Business News Archives for 2021-07


Investors are gearing up for the biggest earnings week of the summer.  About 165 S&P 500 companies are due to report in the biggest week of the season. Tech heavyweights like Alphabet, Amazon, Apple, Facebook, and Microsoft will take the spotlight, with the five companies comprising more than a fifth of the total market cap of the S&P 500. The results should illustrate how large businesses are withstanding the pandemic and a recent uptick in inflation.

 

Initial public offerings have come roaring back, on track for a record year as companies race to go public in a stock market at all-time highs.  Proceeds from U.S. IPOs have reached $89 billion in 2021, a 232% jump from the same period last year, according to data from Renaissance Capital. For the year-to-date period, the market is already at a record level in terms of funds raised, and it is expected to surpass the full-year all-time high of $97 billion raised in 2000 amid the dot-com boom, according to Renaissance.


China has begun a sweeping overhaul of its $100bn private education industry will eliminate foreign investors from much of the sector and threatens to wipe out billions of dollars of investment from groups such as BlackRock, Baillie Gifford, Tencent, Sequoia and SoftBank’s Vision Fund. The regulations will ban companies that teach school curriculum subjects from making profits, raising capital or listing on stock exchanges worldwide. 

 



Weekly jobless claims unexpected moved higher last week despite hopes that the U.S. labor market is poised for a strong recovery heading into the fall.  Initial filings for unemployment insurance totaled 419,000 for the week ended July 17, well above the 350,000 Dow Jones estimate. On the positive side, continuing claims, which run a week behind the headline number, declined by 29,000 to 3.24 million, a fresh pandemic low.

 

After four straight months of declines, sales of previously owned homes rose 1.4% in June month-to-month to a seasonally adjust annualized rate of 5.86 million units, according to the National Association of Realtors.  These sales represent closings, so they are based on contracts signed in April and May.  Sales were 22.9% higher compared with June 2020. That annual comparison, according to the Realtors, is still slightly skewed due to pandemic lockdowns in certain parts of the country that lasted into summer last year.  The inventory of homes for sale at the end of June was 1.25 million, representing a 2.6-month supply at the current sales pace. That is a slight improvement from May’s 2.5-month supply.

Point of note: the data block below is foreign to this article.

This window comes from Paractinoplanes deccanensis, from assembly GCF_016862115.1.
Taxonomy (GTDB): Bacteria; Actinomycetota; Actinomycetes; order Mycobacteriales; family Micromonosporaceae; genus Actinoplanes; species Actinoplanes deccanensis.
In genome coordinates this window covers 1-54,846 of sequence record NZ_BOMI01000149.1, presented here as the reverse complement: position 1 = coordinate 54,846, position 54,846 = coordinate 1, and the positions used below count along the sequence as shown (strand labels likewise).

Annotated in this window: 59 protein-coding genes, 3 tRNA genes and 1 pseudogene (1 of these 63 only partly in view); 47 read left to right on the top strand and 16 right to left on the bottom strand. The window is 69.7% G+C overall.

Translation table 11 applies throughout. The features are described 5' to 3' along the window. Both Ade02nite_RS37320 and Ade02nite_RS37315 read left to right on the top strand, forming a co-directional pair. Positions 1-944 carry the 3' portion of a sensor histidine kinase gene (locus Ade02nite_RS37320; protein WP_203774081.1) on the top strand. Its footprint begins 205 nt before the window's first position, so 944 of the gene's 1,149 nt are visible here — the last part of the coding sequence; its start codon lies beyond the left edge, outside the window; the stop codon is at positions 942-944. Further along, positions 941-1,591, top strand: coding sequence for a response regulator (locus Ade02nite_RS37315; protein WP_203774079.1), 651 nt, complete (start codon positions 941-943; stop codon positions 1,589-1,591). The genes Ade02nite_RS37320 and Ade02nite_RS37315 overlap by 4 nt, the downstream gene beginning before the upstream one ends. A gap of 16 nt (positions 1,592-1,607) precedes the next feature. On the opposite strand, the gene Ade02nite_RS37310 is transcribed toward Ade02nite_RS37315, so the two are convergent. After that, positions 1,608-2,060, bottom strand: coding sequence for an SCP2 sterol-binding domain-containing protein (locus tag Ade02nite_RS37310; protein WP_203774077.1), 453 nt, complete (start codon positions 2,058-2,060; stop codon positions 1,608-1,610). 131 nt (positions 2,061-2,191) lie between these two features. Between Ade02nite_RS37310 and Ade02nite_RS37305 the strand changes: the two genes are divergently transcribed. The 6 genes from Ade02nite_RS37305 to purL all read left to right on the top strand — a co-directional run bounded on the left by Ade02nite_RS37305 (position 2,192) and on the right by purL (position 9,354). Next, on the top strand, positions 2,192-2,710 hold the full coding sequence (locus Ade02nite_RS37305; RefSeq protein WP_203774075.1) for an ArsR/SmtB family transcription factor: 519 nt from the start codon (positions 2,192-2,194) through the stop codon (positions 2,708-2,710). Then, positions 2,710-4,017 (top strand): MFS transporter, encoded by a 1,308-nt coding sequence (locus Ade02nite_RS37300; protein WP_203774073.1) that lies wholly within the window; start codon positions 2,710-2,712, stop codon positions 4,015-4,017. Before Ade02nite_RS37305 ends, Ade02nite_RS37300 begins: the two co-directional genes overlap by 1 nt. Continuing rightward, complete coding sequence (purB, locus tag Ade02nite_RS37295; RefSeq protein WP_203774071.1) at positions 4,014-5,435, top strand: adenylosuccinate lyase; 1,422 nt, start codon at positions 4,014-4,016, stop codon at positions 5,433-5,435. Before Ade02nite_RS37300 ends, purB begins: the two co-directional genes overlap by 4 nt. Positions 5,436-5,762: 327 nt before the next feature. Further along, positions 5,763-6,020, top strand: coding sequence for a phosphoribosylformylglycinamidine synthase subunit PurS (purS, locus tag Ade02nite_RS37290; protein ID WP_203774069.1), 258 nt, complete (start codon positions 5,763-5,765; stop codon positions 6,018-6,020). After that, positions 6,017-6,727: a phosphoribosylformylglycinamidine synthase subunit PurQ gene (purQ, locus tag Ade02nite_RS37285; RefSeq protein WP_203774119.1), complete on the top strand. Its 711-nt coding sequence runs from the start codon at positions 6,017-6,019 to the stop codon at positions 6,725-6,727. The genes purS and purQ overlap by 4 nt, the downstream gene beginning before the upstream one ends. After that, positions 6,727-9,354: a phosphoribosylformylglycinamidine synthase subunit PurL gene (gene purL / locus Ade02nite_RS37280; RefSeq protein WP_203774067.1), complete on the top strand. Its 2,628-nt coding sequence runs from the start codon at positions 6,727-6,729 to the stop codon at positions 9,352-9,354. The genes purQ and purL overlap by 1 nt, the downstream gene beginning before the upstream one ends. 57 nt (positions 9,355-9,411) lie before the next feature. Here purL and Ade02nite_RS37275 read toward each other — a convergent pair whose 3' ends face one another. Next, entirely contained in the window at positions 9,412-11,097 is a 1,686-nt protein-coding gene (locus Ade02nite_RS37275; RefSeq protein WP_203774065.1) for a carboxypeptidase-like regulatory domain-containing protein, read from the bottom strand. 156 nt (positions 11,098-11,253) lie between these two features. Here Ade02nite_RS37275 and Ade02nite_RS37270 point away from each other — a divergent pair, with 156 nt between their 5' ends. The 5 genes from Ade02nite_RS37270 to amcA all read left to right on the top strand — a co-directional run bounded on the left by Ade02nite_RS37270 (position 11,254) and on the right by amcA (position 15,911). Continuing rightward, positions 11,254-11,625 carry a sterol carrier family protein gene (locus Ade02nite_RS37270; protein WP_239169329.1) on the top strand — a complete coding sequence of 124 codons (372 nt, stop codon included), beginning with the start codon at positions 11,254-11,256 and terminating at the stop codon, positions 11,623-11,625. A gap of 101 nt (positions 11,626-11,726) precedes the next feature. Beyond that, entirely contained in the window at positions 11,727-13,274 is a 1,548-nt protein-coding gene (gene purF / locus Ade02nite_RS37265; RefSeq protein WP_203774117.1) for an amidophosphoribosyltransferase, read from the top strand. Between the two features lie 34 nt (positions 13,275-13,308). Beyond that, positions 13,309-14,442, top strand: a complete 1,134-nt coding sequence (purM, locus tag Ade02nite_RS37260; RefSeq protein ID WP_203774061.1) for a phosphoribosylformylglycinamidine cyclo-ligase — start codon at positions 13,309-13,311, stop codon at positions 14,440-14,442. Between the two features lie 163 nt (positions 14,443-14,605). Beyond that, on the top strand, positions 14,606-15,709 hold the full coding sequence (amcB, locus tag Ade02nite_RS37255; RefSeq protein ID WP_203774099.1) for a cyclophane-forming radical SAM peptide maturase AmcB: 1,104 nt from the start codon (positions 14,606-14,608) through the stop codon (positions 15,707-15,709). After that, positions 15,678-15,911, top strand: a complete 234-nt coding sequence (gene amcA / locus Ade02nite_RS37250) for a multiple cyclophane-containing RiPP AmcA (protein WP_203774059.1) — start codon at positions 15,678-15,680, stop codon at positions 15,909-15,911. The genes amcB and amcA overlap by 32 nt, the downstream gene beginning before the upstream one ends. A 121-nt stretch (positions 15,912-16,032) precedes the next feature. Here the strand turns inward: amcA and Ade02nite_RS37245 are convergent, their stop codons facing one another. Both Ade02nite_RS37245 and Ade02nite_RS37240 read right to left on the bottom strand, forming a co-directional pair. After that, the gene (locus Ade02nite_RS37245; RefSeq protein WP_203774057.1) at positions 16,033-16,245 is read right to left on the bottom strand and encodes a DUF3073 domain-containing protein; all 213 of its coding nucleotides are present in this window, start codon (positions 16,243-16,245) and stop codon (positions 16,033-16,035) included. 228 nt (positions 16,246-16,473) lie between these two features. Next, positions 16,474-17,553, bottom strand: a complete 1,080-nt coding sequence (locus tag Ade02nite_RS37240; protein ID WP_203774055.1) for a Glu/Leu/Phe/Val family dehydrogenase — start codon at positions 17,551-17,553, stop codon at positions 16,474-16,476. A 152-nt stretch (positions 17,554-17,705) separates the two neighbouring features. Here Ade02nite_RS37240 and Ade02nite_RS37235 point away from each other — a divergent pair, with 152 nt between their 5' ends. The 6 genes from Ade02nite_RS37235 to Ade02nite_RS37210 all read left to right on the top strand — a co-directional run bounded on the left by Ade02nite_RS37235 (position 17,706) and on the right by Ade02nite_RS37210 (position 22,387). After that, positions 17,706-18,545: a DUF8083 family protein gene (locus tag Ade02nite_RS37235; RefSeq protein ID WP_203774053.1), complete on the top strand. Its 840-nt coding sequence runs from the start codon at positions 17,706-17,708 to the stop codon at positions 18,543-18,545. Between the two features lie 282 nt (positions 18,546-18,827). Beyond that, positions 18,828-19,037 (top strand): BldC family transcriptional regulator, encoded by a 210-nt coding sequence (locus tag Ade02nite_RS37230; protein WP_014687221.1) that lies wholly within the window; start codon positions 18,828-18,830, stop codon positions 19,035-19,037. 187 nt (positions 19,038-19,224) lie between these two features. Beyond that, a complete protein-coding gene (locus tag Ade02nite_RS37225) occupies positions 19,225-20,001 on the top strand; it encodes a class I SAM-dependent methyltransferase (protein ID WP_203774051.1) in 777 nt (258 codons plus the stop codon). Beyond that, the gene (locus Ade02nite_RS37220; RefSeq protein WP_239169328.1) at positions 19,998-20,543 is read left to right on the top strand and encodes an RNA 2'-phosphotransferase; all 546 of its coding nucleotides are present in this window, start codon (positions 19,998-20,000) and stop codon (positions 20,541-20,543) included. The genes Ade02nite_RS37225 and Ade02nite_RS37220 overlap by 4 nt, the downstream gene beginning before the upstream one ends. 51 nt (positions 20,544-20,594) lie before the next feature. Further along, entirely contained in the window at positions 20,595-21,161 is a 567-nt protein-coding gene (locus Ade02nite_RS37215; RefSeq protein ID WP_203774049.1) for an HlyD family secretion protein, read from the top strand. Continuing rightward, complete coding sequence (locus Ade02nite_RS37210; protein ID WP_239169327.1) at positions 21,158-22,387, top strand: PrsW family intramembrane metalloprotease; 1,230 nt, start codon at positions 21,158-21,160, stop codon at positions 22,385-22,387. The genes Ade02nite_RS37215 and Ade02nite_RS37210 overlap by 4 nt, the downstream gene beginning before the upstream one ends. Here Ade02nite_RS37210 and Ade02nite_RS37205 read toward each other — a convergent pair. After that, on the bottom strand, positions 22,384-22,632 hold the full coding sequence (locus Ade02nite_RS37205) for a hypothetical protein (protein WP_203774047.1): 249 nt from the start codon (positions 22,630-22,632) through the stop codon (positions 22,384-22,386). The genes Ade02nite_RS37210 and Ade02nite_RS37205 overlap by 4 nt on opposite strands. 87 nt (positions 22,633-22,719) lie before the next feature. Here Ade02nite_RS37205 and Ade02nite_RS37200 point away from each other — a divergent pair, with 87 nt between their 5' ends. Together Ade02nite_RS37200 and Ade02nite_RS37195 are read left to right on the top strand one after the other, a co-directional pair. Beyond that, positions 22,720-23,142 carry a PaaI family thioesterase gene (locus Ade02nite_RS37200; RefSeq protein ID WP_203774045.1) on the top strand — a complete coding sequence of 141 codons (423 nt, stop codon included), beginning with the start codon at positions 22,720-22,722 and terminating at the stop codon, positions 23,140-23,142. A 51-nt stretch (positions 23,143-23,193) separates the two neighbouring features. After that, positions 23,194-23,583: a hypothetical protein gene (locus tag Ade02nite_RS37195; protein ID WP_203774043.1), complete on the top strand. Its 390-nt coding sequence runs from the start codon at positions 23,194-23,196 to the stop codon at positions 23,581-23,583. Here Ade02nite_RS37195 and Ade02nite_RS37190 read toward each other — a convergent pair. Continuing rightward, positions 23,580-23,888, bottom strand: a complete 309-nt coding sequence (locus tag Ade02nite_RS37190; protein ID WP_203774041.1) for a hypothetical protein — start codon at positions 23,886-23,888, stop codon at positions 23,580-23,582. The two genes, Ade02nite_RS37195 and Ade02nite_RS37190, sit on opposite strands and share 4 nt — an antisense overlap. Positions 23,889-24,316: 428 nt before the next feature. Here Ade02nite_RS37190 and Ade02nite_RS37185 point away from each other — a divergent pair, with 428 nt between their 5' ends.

A gauge of future U.S. economic activity increased in June, suggesting the economy continued to recover from the recession.  The Conference Board said their index of leading economic indicators (LEI) rose 0.7% last month to 115.1, topping its previous peak reached in May.
 



Strong earnings provided a ballast to beaten-down markets the last two days, and industry bellwethers Coca-Cola, Johnson & Johnson and Verizon gave investors reason to focus on the fundamentals. All three companies topped market expectations, converging with sentiment that’s driving the rally in a market that has seen very little downside in recent months.

According to the Congressional Budget Office the U.S. Treasury Department is projected to exhaust its borrowing authority in October or November, as a fight between Democrats and Republicans over raising the nation's debt ceiling erupted in Congress.  A failure to work out differences over whether government spending cuts should accompany an increase in the statutory debt limit, currently set at $28.5 trillion, could lead to a federal government shutdown - as has happened three times in the past decade.